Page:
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GUEST COLUMN: Conference a success

rhondathompson, [email protected]

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DEAR LOVING People gathered between Friday and Sunday last in surprisingly large numbers, particularly on Friday evening and on Sunday.
On occasion it appeared to be standing room only.
I must be frank and honest and say that on Saturday there were too many empty chairs. Clearly, the majority if not all of the branches in our family fell down badly on delivering what they were capable of doing. We must commit ourselves to this not happening again. However, let me acknowledge that the contributions throughout that weekend were, in a number of cases, outstanding.
But above and beyond what happened at this year’s Annual Conference, the feeling of brotherhood and sisterhood, the camaraderie, affection, support and love was overwhelming.
As I looked around I could sense the strong presence of stalwarts whose love and lifetime commitment to the Democratic Labour Party could clearly be seen. In the context of an overall evaluation, and while Saturday’s attendance could have been much better, the 2010 conference was a success.
There were clearly some glitches and I hope there is an evaluation session to deal with these once and for all. As always, the electioneering team was very well run and our colleague and friend Basil Forbes and his team must once again be congratulated.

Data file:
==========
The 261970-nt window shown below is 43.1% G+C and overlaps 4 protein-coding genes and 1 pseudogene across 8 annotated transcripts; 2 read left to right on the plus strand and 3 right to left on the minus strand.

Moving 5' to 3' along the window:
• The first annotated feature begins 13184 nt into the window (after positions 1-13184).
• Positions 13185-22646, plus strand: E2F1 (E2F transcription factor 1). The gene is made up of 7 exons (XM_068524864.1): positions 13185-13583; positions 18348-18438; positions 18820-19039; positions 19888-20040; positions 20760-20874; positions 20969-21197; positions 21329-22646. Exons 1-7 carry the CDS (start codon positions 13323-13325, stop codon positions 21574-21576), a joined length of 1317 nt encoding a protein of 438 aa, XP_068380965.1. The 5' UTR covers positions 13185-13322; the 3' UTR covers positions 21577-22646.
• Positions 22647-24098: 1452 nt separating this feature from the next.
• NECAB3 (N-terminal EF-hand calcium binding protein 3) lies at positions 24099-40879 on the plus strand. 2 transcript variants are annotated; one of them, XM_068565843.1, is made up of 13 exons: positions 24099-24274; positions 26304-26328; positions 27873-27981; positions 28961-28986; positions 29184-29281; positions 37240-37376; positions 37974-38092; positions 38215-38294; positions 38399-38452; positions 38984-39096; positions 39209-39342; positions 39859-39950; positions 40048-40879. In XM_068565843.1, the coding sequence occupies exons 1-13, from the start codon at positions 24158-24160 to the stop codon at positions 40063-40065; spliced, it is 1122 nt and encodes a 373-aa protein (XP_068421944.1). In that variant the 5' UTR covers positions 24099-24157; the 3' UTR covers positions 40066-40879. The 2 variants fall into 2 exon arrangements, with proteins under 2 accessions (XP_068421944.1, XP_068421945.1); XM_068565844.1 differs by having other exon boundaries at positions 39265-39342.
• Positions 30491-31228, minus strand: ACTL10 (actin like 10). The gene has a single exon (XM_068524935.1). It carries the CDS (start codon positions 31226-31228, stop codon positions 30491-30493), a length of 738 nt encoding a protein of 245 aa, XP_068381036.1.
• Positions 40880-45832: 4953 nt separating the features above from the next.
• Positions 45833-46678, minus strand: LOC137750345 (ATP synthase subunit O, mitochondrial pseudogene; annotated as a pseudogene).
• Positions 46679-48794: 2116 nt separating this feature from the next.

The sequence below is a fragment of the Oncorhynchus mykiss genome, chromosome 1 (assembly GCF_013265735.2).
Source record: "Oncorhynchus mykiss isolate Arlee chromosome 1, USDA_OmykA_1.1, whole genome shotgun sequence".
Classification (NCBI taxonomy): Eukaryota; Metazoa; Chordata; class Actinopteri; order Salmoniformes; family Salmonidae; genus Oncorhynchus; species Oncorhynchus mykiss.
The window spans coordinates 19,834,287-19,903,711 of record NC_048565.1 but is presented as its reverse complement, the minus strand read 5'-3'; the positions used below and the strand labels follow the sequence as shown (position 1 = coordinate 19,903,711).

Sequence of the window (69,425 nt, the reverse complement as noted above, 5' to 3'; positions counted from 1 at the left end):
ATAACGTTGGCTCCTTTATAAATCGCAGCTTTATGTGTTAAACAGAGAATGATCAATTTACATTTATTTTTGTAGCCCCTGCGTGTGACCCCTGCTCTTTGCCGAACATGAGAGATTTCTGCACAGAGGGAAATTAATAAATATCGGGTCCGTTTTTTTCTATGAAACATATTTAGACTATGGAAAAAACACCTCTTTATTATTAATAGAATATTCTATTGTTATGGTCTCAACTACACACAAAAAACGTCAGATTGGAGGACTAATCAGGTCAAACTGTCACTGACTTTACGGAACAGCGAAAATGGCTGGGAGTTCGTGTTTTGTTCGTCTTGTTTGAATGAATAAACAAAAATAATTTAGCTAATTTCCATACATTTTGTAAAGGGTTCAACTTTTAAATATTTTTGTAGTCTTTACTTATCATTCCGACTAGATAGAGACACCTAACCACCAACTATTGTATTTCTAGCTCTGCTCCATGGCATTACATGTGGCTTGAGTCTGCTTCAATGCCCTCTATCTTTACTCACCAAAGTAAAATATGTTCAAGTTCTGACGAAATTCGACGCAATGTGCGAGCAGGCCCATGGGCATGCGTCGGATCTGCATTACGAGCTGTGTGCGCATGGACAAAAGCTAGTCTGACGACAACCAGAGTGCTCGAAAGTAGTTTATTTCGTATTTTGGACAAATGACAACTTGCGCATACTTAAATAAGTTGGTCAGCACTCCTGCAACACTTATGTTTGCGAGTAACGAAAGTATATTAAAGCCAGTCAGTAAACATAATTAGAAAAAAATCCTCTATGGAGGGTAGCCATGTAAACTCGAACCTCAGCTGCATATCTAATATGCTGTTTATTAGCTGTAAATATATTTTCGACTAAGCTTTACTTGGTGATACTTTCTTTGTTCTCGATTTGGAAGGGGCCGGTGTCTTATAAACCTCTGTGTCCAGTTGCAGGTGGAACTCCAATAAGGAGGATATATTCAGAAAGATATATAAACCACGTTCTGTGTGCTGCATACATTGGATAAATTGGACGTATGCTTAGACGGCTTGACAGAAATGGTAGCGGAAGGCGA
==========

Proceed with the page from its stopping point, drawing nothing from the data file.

Although I am not authorised to officially declare that the 2013 campaign has started, it was glaringly recognised that that campaign has started itself.
While over the years they have been of a good standard and quality, from time to time our annual conferences have risen to the highest heights and 2010 will long be remembered.
The Honourable Freundel Stuart, Prime Minister Acting, became acting president of our party by virtue of his election to the position of first vice-president.  And, as expected, his address last Sunday will rank with some of the finest speeches we have heard in the history of the DLP.
And while nothing that occurred on Friday or early Saturday morning should be considered as having an element of electioneering, had Stuart’s address been given on Friday evening or Saturday morning it would have been as relevant then as when he delivered it on Sunday.
Had that happened, we may have had a constitutional crisis and I suspect some of the electorate might have been tempted to put all four Xs for vice-presidents next to Freundel’s name.
All the activity took place during the period when our Prime Minister, The Honourable David Thompson, is in the process of recovering and I have no doubt he would have been exceptionally well pleased with the collaboration beyond expectations.
One omission from our annual conference, which I do not understand, was the fact that The Honourable David Estwick did not have an opportunity to make a presentation on his commitment to implement the Government’s pledge that 40 per cent of our spending would go to small and medium-sized businesses. That presentation must be heard. 
I am now recommending that next Friday’s address at the Errol Barrow Gallery accommodate Estwick and would further suggest that address be done in the auditorium as the gallery will be too small to accommodate the people who will want to attend.